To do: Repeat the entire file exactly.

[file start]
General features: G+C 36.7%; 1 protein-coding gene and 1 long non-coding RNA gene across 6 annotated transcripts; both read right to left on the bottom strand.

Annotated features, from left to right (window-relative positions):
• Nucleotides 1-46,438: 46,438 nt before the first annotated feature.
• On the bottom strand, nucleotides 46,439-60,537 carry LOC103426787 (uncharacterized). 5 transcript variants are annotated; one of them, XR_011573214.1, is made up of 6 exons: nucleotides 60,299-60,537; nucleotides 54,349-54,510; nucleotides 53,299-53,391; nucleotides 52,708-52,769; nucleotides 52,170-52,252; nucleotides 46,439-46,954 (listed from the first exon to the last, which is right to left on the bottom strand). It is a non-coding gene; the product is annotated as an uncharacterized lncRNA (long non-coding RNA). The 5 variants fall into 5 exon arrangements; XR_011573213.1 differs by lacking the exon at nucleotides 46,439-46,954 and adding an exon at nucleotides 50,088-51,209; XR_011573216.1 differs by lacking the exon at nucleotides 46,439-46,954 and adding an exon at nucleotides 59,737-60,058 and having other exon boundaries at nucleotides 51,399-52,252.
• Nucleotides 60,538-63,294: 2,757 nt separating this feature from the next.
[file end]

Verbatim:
General features: G+C 36.7%; 1 protein-coding gene and 1 long non-coding RNA gene across 6 annotated transcripts; both read right to left on the bottom strand.

Annotated features, from left to right (window-relative positions):
• Nucleotides 1-46,438: 46,438 nt before the first annotated feature.
• On the bottom strand, nucleotides 46,439-60,537 carry LOC103426787 (uncharacterized). 5 transcript variants are annotated; one of them, XR_011573214.1, is made up of 6 exons: nucleotides 60,299-60,537; nucleotides 54,349-54,510; nucleotides 53,299-53,391; nucleotides 52,708-52,769; nucleotides 52,170-52,252; nucleotides 46,439-46,954 (listed from the first exon to the last, which is right to left on the bottom strand). It is a non-coding gene; the product is annotated as an uncharacterized lncRNA (long non-coding RNA). The 5 variants fall into 5 exon arrangements; XR_011573213.1 differs by lacking the exon at nucleotides 46,439-46,954 and adding an exon at nucleotides 50,088-51,209; XR_011573216.1 differs by lacking the exon at nucleotides 46,439-46,954 and adding an exon at nucleotides 59,737-60,058 and having other exon boundaries at nucleotides 51,399-52,252.
• Nucleotides 60,538-63,294: 2,757 nt separating this feature from the next.